Branding

How to Create a Customer Review Strategy That Converts

how-to-create-a-customer-review-strategy-that-converts

Customer reviews are a type of user generated content that contribute directly to a consumer’s decision making process. According to Zendesk, 90% of respondents who read online reviews said that positive reviews will influence whether or not they make a purchase. This is because reviews provide social proof, which helps a customer feel confident in a purchase decision. 

And reviews do more than instill confidence. They’re also an opportunity for your customer service support team to connect with your customers. Your customer support team can leave detailed responses to reviews, and address questions that come up. This feedback can even further influence the development of your products.

Getting reviews however, involves more than just adding review functionality to your store. You’ll need to create a plan to incentivize and encourage your customers to write thoughtful and relevant reviews. That strategy should take into account factors that are unique to your business, like the type of products you sell, the length of your customer lifecycle, and more. Read on to learn 5 key considerations for creating your user generated review strategy. 

How to create a user generated content strategy for reviews

User-generated content (UGC) refers to content related to your brand that’s created by a person who isn’t an official representative of your business. Often, UGC is created by your customers. UGC includes content like social media updates, podcast mentions, videos or images, and reviews. This type of social proof is valuable because seeing content from real customers increases your brand’s credibility, and expands your brand’s reach. 

According to a report by Spiegel Research Center, nearly 95 percent of shoppers read online reviews before making a purchase. This demonstrates how influential this form of UGC is in making purchase decisions. For most consumers, checking reviews is a part of the purchase path. That’s why it’s critical that there are insightful and authentic reviews for them to read. So how do you encourage your customers to leave valuable reviews? Start with these 5 key considerations.  

For reviewing, timing is everything

When it comes to soliciting reviews, timing is everything. The key is to ask for a review when your customer has had enough time to experience your product, and when they are the happiest. Customers are much more likely to leave a review if they feel that they can share an informed opinion. If you ask for a review before they’ve had enough time to use the product, then they may not feel confident enough to comment.



It’s also important to request a review when your customer is happiest. This is because if they’ve had a positive experience with your store and your product, they’ll feel more inclined to support your business. So, how do you figure out the perfect timing? 

You’ll need to consider the buying journey of your products. First, you’ll want to be certain that the buyer journey is over. When you’re certain that the product has arrived, you then need to ensure your customer has had a decent chance to use it.

The optimal moment to ask for a review will also vary according to product type and vertical. For example, if you’re selling food, you’ll want your review request to go out shortly after an order has been fulfilled. That’s when the experience of the food is fresh in your customer’s mind (pun intended). For a mattress, you’d want to wait a minimum of 8 weeks, since that is generally how long it takes for your body to adjust to a new mattress.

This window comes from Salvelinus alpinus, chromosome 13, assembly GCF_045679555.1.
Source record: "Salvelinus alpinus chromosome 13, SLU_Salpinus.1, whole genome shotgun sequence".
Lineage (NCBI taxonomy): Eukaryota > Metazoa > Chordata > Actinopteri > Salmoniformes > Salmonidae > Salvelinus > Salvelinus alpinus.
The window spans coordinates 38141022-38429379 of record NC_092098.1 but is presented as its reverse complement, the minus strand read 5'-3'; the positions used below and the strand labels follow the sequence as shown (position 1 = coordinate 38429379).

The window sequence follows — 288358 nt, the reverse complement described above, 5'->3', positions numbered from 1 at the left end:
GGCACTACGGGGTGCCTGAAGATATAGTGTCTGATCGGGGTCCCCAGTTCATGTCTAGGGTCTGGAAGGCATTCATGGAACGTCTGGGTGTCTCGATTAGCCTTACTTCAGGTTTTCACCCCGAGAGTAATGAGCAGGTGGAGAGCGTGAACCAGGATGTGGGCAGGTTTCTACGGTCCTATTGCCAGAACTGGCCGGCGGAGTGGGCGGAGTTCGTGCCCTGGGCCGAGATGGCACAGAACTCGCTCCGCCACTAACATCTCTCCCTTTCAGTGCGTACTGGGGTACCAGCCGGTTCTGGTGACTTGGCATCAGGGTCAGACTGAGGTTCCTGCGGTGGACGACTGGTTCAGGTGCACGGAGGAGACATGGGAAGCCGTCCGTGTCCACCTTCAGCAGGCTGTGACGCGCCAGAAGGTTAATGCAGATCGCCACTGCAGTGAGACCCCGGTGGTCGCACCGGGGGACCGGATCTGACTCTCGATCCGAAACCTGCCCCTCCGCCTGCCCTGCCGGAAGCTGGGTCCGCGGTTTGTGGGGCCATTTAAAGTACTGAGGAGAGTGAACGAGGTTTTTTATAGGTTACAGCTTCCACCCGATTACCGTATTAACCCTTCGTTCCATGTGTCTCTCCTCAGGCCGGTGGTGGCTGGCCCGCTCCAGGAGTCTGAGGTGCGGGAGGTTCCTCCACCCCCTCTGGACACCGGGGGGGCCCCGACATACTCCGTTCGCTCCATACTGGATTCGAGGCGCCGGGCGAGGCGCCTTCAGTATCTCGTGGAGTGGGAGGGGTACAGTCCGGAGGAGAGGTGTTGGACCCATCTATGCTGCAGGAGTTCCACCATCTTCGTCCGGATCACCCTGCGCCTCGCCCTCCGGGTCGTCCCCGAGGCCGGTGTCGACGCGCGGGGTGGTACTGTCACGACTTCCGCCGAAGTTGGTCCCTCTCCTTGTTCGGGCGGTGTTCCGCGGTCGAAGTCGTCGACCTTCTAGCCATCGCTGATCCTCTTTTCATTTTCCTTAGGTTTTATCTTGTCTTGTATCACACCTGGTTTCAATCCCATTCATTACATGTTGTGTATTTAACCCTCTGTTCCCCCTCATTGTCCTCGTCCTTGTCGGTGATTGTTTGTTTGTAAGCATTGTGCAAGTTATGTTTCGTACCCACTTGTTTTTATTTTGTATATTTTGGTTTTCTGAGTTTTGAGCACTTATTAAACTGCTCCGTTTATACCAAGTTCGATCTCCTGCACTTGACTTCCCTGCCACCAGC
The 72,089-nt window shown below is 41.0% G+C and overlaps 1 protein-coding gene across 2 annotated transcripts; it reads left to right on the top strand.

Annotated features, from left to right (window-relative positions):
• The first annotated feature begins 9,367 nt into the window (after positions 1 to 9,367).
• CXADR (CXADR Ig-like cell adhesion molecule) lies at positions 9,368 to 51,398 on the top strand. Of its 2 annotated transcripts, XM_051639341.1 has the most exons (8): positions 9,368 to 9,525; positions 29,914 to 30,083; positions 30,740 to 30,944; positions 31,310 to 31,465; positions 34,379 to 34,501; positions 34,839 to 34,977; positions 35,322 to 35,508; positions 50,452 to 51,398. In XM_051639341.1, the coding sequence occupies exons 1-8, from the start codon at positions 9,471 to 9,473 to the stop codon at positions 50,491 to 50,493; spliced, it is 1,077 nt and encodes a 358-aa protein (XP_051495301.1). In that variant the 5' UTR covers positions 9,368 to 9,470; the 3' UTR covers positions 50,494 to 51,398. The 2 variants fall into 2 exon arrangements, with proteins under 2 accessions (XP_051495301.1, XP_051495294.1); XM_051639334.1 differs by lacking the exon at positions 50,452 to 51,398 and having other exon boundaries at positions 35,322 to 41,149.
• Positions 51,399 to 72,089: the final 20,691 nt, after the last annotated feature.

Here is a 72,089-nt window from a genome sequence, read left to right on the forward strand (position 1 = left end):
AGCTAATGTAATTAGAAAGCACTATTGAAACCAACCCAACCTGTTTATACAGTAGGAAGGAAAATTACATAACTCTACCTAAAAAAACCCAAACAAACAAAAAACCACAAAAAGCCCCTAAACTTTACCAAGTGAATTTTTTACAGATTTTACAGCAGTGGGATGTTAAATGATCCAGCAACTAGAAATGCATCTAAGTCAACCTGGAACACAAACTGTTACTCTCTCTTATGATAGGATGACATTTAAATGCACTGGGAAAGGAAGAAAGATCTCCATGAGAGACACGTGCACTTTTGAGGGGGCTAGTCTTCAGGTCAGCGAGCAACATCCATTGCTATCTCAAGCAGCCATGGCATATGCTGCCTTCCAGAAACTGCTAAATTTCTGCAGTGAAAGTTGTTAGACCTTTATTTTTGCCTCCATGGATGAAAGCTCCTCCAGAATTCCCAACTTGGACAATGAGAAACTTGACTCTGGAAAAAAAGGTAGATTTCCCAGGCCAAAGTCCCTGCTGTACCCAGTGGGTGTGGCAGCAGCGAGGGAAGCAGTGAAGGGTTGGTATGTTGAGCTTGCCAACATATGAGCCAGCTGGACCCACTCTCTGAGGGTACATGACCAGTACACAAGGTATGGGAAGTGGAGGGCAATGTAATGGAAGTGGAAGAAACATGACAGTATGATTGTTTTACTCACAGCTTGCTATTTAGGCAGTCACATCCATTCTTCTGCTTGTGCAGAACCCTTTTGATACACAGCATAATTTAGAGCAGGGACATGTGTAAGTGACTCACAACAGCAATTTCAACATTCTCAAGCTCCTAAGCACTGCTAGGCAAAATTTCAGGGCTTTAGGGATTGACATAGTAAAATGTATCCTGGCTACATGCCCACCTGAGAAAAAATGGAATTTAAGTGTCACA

The reviewing journey and experience


As soon as a customer becomes frustrated with the reviewing process, they may abandon it.  This is why it’s important to create a simple, fast, and frictionless reviewing process. Your customers should be able to submit their review without having to create an account, or navigate through multiple webpages. 

Prompts can also help to reduce friction. By asking specific questions rather than open ended questions, you can inspire your customer’s review while also soliciting feedback that is valuable to your business.

For example, if your customer recently purchased a mattress from your store, the prompt might be “Describe how comfortable your sleep has been since you received your new mattress.” With prompts, you can gather feedback on particular aspects of the product or customer experience.

You also want to ensure the reviewing experience is branded. When filling out a review, customers should recognize familiar colors, fonts, your logo, and brand voice. Branding is important because it contributes to the overall impression that a customer has of your business. Your customers should have a positive reviewing experience that they seamlessly connect with your brand. This will facilitate positive associations, and build customer loyalty.

What are the best ways to gather customer feedback? The two most effective strategies are by email, and SMS.

  • Review by emailReview collection emails can be customized with your company’s branding. 
  • Review by SMS – Text messages (SMS) are a highly effective marketing strategy, with a 90% open rate and a 209% higher response rate than phone and email. And, review invitations sent by SMS are personal and brief.

Quantity of reviews 

One or two reviews with good feedback provides a positive opinion about your business. But dozens of reviews that repeat that same opinion create a consensus. The more reviews you can display, the better, because a large volume of feedback suggests that the product is popular and desirable. This is why it is so critical to encourage reviewing. 

A low volume of reviews, or no reviews at all, can sometimes do a disservice to your brand. None or few reviews make your store appear stale, or unpopular. This will negatively impact customer confidence, especially if your shoppers are seeking out reviews before making a purchase decision.

To avoid this, you’ll want to set a minimum amount for displayed reviews so that they only appear once a healthy amount of feedback has been submitted. Most reviewing platforms will allow for this functionality, or you can have it included in your custom reviewing solution.  

A large quantity of reviews is further valuable because they can be repurposed elsewhere on your website, or in your marketing content. For example, Transformer Table highlights their reviews on their homepage so that social proof is front and centre. When a customer arrives on their website, seeing a carousel of rotating positive reviews inspires confidence right away. 

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Quality of reviews